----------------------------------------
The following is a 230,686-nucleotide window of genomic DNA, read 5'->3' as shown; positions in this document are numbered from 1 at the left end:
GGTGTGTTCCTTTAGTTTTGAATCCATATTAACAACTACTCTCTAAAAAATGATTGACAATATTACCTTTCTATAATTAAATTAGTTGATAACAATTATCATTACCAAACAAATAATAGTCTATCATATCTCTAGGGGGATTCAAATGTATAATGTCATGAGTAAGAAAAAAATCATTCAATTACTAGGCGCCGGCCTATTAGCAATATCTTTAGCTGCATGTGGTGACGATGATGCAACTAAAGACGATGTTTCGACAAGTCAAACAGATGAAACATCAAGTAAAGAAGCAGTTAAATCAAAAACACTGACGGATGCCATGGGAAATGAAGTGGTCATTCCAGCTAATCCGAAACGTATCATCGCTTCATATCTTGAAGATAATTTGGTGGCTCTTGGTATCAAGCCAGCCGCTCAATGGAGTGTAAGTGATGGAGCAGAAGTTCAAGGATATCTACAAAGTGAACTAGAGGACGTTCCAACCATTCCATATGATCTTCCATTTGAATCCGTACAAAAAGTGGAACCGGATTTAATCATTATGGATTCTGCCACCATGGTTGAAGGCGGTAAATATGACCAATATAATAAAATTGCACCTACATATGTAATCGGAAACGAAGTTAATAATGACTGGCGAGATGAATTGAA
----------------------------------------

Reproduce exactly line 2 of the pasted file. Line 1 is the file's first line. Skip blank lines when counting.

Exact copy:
GGTGTGTTCCTTTAGTTTTGAATCCATATTAACAACTACTCTCTAAAAAATGATTGACAATATTACCTTTCTATAATTAAATTAGTTGATAACAATTATCATTACCAAACAAATAATAGTCTATCATATCTCTAGGGGGATTCAAATGTATAATGTCATGAGTAAGAAAAAAATCATTCAATTACTAGGCGCCGGCCTATTAGCAATATCTTTAGCTGCATGTGGTGACGATGATGCAACTAAAGACGATGTTTCGACAAGTCAAACAGATGAAACATCAAGTAAAGAAGCAGTTAAATCAAAAACACTGACGGATGCCATGGGAAATGAAGTGGTCATTCCAGCTAATCCGAAACGTATCATCGCTTCATATCTTGAAGATAATTTGGTGGCTCTTGGTATCAAGCCAGCCGCTCAATGGAGTGTAAGTGATGGAGCAGAAGTTCAAGGATATCTACAAAGTGAACTAGAGGACGTTCCAACCATTCCATATGATCTTCCATTTGAATCCGTACAAAAAGTGGAACCGGATTTAATCATTATGGATTCTGCCACCATGGTTGAAGGCGGTAAATATGACCAATATAATAAAATTGCACCTACATATGTAATCGGAAACGAAGTTAATAATGACTGGCGAGATGAATTGAA